Reinsurance capital sees first decline since 2015Posted On: Apr. 15, 2019 12:53 PM CST
Reinsurance capital dropped 3% to $585 billion in 2018, the first decline since 2015, according to a report from Aon PLC on Monday.
Traditional equity capital declined by 5% to $488 billion as alternative capital rose 9% to $97 billion, Aon said.
Macroeconomic factors bearing upon the decline in traditional capital included higher U.S. interest rates, leading to unrealized losses on bond portfolios; a strengthening of the U.S. dollar, which is the conversion currency for international capital positions; and a stock market correction in the final quarter of 2018.
A recent accounting change also introduced significant additional volatility to reported results, Aon said.
Although total catastrophe losses in 2017 and 2018 reached over $240 billion, 2019 first-quarter total catastrophe losses are 47% lower than the recent 15-year average and 26% below the median, the report said.
Despite the decline, Aon says overcapacity still exists in the reinsurance market.
“Global reinsurer capital remains resilient in the face of insured natural catastrophe losses aggregating to over $240 billion over the last two years,” Aon said. “Excess reinsurance capacity continues to exist, despite an increase in demand for reinsurance solutions on a global basis.”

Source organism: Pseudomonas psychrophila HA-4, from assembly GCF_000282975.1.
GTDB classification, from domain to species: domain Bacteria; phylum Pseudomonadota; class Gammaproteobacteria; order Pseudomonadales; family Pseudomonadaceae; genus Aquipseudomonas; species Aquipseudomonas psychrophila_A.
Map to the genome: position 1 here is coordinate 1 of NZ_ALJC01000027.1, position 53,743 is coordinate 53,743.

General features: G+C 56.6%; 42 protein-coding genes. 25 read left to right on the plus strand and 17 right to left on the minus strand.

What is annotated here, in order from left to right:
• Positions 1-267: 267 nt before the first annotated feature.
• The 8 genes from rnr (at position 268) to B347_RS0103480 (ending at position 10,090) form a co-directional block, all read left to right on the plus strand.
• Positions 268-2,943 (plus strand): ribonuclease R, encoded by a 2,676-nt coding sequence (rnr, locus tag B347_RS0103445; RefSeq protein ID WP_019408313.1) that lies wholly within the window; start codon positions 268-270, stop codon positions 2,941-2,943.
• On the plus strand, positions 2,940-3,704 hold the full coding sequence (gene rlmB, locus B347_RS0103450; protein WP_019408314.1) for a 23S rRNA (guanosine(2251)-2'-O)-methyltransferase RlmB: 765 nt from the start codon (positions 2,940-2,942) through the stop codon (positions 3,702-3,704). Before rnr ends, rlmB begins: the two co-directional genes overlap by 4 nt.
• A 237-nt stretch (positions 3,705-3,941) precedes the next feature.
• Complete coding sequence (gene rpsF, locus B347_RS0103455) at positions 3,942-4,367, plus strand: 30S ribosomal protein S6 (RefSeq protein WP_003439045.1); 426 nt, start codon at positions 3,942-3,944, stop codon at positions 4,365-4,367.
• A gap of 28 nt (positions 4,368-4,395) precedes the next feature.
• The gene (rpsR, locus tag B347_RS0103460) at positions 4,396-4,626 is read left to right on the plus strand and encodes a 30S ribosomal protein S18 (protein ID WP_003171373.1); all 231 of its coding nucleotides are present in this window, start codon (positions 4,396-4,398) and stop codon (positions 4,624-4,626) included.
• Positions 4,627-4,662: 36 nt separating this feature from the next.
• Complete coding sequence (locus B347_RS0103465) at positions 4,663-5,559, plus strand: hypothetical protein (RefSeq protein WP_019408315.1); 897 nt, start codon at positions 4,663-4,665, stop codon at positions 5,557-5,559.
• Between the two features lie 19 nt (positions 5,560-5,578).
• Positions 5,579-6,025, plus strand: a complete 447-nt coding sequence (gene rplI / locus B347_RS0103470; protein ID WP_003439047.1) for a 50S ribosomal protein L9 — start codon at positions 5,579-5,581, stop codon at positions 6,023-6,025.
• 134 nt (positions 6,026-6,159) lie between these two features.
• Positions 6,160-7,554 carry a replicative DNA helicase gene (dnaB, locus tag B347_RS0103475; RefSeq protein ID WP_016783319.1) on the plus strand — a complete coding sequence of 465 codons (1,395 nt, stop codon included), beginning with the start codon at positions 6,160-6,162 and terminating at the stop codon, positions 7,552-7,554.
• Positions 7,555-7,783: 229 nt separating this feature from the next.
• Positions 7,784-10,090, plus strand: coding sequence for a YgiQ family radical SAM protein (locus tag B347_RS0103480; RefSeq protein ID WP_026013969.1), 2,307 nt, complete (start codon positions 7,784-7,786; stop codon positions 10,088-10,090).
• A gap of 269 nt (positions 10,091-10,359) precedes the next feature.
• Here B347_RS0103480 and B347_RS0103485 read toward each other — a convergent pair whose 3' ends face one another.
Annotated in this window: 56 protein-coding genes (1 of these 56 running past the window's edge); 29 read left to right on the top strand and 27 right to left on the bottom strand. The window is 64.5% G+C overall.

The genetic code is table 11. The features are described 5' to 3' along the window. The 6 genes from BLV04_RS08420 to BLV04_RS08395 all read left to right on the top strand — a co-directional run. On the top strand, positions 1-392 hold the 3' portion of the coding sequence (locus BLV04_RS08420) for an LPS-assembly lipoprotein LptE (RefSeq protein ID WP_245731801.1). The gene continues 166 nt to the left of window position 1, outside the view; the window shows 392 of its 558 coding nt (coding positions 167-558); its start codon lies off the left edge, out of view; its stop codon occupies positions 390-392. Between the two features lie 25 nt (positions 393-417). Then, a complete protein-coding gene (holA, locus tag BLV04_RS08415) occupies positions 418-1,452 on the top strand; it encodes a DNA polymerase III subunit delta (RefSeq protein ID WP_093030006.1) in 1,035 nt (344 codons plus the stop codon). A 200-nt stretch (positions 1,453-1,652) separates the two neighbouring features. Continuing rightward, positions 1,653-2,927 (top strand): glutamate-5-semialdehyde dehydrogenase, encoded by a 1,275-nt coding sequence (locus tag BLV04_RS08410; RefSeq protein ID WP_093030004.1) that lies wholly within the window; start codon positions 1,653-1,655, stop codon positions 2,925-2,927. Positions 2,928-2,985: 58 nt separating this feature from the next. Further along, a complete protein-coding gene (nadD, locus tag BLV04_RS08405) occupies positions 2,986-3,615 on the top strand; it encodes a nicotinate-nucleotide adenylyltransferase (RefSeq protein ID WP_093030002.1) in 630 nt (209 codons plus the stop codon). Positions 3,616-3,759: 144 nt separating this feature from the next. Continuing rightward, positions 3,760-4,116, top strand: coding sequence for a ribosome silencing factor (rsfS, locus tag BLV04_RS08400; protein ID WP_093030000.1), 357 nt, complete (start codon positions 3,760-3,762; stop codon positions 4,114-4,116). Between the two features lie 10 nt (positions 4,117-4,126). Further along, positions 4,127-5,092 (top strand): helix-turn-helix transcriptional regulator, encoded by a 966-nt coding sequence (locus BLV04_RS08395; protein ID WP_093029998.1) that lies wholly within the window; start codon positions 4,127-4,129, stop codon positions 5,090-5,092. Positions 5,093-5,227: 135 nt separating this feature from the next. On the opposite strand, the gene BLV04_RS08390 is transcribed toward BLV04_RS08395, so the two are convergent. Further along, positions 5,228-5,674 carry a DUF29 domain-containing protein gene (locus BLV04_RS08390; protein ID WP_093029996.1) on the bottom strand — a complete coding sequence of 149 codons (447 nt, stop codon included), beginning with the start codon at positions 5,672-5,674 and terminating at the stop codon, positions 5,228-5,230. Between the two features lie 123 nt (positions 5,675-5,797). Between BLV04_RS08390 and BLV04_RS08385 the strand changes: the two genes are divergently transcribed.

Although alternative capital increased in 2018, the sector’s growth has slowed as the continuing entry of new funds has been partly offset by losses from catastrophe events and redemption requests from investors, Aon said.
Aon, however, expects growth to continue once this area of the market has fully digested the losses incurred over the last two years.
“Many long-term investors have made good returns over time, and the strategy of investing in insurance risk for diversification purposes in a low interest rate environment remains valid,” Aon said.
Catastrophe bond issuance totaled $9.7 billion in 2018, the second most active year on record, and total limit outstanding is at a record high of $30.6 billion, while “further high levels of activity have been seen in the first few months of 2019,” Aon said.